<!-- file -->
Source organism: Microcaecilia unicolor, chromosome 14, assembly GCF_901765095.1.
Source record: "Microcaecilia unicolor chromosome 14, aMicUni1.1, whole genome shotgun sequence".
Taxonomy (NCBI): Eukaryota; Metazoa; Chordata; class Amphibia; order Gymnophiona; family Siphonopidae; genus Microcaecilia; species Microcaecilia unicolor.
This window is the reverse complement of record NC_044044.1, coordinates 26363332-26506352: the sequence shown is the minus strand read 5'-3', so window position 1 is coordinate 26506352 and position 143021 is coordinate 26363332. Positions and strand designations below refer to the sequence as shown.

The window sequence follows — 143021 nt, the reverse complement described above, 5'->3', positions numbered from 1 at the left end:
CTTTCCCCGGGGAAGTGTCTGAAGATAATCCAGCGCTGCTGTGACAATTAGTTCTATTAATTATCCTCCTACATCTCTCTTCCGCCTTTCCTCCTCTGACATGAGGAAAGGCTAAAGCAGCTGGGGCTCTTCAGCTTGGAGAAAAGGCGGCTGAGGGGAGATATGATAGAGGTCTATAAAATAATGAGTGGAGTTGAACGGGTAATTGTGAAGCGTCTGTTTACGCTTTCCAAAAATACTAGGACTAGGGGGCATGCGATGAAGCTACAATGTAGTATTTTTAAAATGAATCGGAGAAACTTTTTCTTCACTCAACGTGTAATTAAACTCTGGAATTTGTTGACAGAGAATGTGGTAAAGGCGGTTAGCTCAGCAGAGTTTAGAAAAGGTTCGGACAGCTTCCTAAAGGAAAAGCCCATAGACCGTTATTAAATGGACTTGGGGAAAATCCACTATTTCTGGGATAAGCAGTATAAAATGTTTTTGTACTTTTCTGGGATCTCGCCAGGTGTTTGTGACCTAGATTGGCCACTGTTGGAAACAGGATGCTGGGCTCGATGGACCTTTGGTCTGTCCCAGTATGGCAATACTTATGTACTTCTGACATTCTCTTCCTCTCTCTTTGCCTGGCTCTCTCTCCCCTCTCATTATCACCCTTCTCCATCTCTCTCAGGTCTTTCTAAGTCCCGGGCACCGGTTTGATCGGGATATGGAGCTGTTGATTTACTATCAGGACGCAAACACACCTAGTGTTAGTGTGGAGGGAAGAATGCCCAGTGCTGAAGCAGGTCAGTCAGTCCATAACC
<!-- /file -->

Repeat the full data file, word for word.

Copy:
Source organism: Microcaecilia unicolor, chromosome 14, assembly GCF_901765095.1.
Source record: "Microcaecilia unicolor chromosome 14, aMicUni1.1, whole genome shotgun sequence".
Taxonomy (NCBI): Eukaryota; Metazoa; Chordata; class Amphibia; order Gymnophiona; family Siphonopidae; genus Microcaecilia; species Microcaecilia unicolor.
This window is the reverse complement of record NC_044044.1, coordinates 26363332-26506352: the sequence shown is the minus strand read 5'-3', so window position 1 is coordinate 26506352 and position 143021 is coordinate 26363332. Positions and strand designations below refer to the sequence as shown.

The window sequence follows — 143021 nt, the reverse complement described above, 5'->3', positions numbered from 1 at the left end:
CTTTCCCCGGGGAAGTGTCTGAAGATAATCCAGCGCTGCTGTGACAATTAGTTCTATTAATTATCCTCCTACATCTCTCTTCCGCCTTTCCTCCTCTGACATGAGGAAAGGCTAAAGCAGCTGGGGCTCTTCAGCTTGGAGAAAAGGCGGCTGAGGGGAGATATGATAGAGGTCTATAAAATAATGAGTGGAGTTGAACGGGTAATTGTGAAGCGTCTGTTTACGCTTTCCAAAAATACTAGGACTAGGGGGCATGCGATGAAGCTACAATGTAGTATTTTTAAAATGAATCGGAGAAACTTTTTCTTCACTCAACGTGTAATTAAACTCTGGAATTTGTTGACAGAGAATGTGGTAAAGGCGGTTAGCTCAGCAGAGTTTAGAAAAGGTTCGGACAGCTTCCTAAAGGAAAAGCCCATAGACCGTTATTAAATGGACTTGGGGAAAATCCACTATTTCTGGGATAAGCAGTATAAAATGTTTTTGTACTTTTCTGGGATCTCGCCAGGTGTTTGTGACCTAGATTGGCCACTGTTGGAAACAGGATGCTGGGCTCGATGGACCTTTGGTCTGTCCCAGTATGGCAATACTTATGTACTTCTGACATTCTCTTCCTCTCTCTTTGCCTGGCTCTCTCTCCCCTCTCATTATCACCCTTCTCCATCTCTCTCAGGTCTTTCTAAGTCCCGGGCACCGGTTTGATCGGGATATGGAGCTGTTGATTTACTATCAGGACGCAAACACACCTAGTGTTAGTGTGGAGGGAAGAATGCCCAGTGCTGAAGCAGGTCAGTCAGTCCATAACC